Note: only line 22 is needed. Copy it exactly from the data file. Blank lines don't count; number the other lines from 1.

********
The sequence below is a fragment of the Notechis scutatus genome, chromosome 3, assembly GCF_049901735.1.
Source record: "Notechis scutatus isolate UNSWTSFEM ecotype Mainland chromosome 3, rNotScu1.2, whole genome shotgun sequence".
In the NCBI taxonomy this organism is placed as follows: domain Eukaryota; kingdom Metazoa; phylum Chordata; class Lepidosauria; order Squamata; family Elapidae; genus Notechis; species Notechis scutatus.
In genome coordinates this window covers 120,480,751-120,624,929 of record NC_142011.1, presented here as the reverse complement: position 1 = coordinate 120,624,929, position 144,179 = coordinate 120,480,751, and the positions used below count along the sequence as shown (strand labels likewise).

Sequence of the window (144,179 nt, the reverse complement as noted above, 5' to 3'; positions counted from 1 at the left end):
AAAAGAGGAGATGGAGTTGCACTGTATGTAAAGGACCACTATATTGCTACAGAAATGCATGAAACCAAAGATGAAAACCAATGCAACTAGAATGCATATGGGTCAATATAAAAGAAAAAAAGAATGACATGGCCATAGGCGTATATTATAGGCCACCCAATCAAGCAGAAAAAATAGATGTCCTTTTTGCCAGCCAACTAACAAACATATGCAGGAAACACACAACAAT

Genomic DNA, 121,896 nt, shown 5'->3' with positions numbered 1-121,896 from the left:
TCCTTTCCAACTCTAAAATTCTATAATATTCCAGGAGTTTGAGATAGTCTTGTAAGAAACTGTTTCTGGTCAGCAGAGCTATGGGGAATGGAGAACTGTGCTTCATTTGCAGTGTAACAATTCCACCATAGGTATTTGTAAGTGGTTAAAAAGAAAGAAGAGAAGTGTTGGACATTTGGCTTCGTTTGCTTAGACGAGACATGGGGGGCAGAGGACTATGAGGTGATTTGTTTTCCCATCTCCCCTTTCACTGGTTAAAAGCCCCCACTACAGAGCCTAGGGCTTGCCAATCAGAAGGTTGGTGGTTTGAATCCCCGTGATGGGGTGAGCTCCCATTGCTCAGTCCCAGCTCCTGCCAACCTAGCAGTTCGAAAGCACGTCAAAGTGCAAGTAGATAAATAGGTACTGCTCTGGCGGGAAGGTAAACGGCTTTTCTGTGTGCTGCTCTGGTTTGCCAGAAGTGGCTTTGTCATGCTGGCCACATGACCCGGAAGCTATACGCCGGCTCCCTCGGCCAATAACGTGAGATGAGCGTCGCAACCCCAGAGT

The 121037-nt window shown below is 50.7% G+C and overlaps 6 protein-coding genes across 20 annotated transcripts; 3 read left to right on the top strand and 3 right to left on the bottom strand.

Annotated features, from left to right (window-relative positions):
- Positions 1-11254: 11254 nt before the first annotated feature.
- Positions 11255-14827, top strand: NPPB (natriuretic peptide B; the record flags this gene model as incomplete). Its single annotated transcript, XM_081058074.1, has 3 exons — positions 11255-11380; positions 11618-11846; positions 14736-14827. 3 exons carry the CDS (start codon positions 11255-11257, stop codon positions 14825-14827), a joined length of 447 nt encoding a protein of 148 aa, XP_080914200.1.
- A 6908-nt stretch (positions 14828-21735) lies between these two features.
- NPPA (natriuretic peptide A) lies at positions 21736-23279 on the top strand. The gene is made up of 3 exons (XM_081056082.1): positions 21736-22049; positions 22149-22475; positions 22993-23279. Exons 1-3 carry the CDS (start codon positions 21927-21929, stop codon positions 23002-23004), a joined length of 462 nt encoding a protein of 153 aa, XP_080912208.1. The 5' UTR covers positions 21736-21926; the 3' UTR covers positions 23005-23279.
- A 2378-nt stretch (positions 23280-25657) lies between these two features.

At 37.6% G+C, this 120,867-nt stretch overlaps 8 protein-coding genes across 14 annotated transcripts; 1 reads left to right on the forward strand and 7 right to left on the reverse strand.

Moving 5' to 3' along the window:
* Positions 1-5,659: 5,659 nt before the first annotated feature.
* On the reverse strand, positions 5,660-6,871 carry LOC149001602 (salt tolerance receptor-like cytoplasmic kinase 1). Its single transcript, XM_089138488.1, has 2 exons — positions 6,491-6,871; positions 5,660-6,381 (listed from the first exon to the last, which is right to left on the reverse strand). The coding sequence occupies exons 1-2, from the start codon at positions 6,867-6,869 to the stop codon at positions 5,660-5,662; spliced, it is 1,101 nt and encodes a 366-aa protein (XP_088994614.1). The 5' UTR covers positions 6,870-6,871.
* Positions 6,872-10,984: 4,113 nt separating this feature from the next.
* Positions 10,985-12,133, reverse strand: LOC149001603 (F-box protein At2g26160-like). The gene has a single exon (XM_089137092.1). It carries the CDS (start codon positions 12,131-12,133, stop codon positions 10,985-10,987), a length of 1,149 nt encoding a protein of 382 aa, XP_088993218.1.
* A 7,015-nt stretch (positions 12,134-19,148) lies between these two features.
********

* A 7,015-nt stretch (positions 12,134-19,148) lies between these two features.